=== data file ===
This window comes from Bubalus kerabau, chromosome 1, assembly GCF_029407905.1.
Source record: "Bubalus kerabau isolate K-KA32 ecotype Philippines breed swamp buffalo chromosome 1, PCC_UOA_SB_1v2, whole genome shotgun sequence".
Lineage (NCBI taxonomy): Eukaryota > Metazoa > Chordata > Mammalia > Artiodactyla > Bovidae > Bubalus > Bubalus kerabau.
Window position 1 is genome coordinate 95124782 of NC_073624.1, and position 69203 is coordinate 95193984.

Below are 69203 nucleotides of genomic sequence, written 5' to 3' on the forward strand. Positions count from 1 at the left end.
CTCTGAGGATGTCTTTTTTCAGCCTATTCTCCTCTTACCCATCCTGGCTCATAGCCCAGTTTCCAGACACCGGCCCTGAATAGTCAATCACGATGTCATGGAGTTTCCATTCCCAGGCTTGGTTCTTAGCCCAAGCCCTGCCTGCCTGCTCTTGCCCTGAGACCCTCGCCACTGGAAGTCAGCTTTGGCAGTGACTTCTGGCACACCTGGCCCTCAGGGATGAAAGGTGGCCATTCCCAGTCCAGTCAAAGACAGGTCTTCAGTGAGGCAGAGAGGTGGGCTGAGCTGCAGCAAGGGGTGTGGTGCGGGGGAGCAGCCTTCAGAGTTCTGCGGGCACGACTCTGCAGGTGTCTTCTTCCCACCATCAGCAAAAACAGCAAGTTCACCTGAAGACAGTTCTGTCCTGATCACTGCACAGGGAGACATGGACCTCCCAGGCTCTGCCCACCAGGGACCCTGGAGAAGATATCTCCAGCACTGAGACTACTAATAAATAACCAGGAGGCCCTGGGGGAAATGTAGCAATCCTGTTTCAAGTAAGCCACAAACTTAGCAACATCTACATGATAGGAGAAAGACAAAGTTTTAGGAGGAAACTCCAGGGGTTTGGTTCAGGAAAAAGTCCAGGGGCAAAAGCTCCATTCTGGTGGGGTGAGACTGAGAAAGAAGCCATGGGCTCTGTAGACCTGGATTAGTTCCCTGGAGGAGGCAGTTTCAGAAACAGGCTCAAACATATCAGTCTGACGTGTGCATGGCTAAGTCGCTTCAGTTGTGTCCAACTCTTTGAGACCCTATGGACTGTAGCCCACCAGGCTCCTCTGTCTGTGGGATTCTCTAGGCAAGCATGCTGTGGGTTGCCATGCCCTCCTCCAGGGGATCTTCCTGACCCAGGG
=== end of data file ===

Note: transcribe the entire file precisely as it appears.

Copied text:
This window comes from Bubalus kerabau, chromosome 1, assembly GCF_029407905.1.
Source record: "Bubalus kerabau isolate K-KA32 ecotype Philippines breed swamp buffalo chromosome 1, PCC_UOA_SB_1v2, whole genome shotgun sequence".
Lineage (NCBI taxonomy): Eukaryota > Metazoa > Chordata > Mammalia > Artiodactyla > Bovidae > Bubalus > Bubalus kerabau.
Window position 1 is genome coordinate 95124782 of NC_073624.1, and position 69203 is coordinate 95193984.

Below are 69203 nucleotides of genomic sequence, written 5' to 3' on the forward strand. Positions count from 1 at the left end.
CTCTGAGGATGTCTTTTTTCAGCCTATTCTCCTCTTACCCATCCTGGCTCATAGCCCAGTTTCCAGACACCGGCCCTGAATAGTCAATCACGATGTCATGGAGTTTCCATTCCCAGGCTTGGTTCTTAGCCCAAGCCCTGCCTGCCTGCTCTTGCCCTGAGACCCTCGCCACTGGAAGTCAGCTTTGGCAGTGACTTCTGGCACACCTGGCCCTCAGGGATGAAAGGTGGCCATTCCCAGTCCAGTCAAAGACAGGTCTTCAGTGAGGCAGAGAGGTGGGCTGAGCTGCAGCAAGGGGTGTGGTGCGGGGGAGCAGCCTTCAGAGTTCTGCGGGCACGACTCTGCAGGTGTCTTCTTCCCACCATCAGCAAAAACAGCAAGTTCACCTGAAGACAGTTCTGTCCTGATCACTGCACAGGGAGACATGGACCTCCCAGGCTCTGCCCACCAGGGACCCTGGAGAAGATATCTCCAGCACTGAGACTACTAATAAATAACCAGGAGGCCCTGGGGGAAATGTAGCAATCCTGTTTCAAGTAAGCCACAAACTTAGCAACATCTACATGATAGGAGAAAGACAAAGTTTTAGGAGGAAACTCCAGGGGTTTGGTTCAGGAAAAAGTCCAGGGGCAAAAGCTCCATTCTGGTGGGGTGAGACTGAGAAAGAAGCCATGGGCTCTGTAGACCTGGATTAGTTCCCTGGAGGAGGCAGTTTCAGAAACAGGCTCAAACATATCAGTCTGACGTGTGCATGGCTAAGTCGCTTCAGTTGTGTCCAACTCTTTGAGACCCTATGGACTGTAGCCCACCAGGCTCCTCTGTCTGTGGGATTCTCTAGGCAAGCATGCTGTGGGTTGCCATGCCCTCCTCCAGGGGATCTTCCTGACCCAGGG